The Battle of Cowpens (small volume)

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The Battle of Cowpens, published in 1958, is the last published work of the late novelist Kenneth Roberts. It is an essay discussing the Battle of Cowpens during the American Revolution, which Roberts had originally intended to turn into a novel but published as an essay to popularize his view of the battle.

The American commander at Cowpens was Brigadier General Daniel Morgan, one of the heroes of Roberts' earlier novels Arundel and Rabble in Arms as a key aide to Major General Benedict Arnold. Roberts wanted to challenge the historians that had written about the blunders of both Morgan and British Colonel Banastre Tarleton during the battle, but his physical condition wouldn't permit him to finish another novel. Instead, Roberts accepted a commission from Collier's to write an essay about the battle. Roberts, however, was displeased with the abridged version of the essay that was published and arranged to have the unedited version published, albeit posthumously.[1]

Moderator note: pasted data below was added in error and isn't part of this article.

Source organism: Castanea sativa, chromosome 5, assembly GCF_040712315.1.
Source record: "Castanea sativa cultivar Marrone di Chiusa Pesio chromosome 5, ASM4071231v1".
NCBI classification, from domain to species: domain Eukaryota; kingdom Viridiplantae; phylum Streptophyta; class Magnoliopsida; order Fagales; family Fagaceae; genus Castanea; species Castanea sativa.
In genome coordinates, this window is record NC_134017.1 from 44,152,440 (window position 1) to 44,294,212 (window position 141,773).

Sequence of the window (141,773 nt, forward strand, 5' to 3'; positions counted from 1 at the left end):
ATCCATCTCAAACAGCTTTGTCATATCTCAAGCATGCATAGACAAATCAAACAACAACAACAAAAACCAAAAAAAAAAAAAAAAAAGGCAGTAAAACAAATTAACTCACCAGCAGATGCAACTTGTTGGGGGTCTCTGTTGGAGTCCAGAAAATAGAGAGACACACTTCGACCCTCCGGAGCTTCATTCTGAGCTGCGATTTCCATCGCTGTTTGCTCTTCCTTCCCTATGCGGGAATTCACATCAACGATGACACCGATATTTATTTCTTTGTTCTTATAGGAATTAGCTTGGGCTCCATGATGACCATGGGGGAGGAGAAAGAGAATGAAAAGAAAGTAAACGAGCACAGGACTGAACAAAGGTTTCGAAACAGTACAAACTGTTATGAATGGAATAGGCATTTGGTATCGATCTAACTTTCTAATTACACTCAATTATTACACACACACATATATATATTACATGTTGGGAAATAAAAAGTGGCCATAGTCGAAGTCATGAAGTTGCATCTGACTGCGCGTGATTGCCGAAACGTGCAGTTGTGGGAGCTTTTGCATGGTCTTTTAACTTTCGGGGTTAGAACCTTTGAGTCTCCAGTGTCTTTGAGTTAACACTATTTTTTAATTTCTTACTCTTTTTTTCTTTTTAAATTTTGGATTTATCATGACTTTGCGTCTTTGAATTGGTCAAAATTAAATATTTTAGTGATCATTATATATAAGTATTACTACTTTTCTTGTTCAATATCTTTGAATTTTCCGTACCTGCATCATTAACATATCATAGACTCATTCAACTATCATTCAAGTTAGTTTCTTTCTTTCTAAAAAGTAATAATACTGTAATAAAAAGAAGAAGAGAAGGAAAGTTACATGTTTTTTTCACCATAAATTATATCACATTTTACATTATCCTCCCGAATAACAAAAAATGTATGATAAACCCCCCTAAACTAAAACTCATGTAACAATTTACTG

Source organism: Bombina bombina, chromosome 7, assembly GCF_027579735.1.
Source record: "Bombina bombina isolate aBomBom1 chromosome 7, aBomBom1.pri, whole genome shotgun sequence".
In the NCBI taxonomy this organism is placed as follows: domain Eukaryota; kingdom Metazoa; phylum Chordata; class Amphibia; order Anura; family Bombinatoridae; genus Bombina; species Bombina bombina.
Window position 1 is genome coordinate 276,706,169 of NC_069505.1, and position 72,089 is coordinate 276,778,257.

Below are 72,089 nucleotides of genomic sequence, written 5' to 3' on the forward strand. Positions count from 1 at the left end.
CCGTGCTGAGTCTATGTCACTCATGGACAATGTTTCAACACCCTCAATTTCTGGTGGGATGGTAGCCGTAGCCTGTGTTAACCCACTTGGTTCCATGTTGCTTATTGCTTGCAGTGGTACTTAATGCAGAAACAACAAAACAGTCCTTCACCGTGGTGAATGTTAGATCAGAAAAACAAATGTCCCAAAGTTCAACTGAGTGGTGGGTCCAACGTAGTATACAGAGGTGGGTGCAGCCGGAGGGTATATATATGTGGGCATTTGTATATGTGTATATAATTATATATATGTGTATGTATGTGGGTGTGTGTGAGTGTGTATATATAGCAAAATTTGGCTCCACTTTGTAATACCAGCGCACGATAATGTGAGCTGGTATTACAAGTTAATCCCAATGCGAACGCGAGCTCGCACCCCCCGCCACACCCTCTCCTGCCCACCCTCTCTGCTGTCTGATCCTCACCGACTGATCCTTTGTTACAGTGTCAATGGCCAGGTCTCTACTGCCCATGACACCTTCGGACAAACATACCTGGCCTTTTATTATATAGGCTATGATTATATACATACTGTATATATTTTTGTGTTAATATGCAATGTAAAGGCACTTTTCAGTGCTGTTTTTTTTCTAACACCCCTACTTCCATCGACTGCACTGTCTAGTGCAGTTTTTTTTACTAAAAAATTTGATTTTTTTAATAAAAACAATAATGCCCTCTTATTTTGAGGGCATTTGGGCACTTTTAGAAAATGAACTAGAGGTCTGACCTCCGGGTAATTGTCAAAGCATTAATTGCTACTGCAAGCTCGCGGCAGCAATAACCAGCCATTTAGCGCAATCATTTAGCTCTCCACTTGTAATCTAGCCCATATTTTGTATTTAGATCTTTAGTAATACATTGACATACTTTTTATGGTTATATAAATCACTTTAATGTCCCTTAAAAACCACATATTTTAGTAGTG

"The battle was the turning point in the American Revolution, when Morgan's rough & ready raiders took on Tarleton's veteran troops in a South Carolina meadow and in less than an hour showed the way that Yorktown would go. This is a diorama of the battle done with the unfailing skill of Roberts at his best through the last. It is a gem of historical re-enactment." - Charles A. Wagner, New York Mirror

References[edit]

  1. ^ Herbert Faulkner West, "Foreword" to The Battle of Cowpens, p. 7.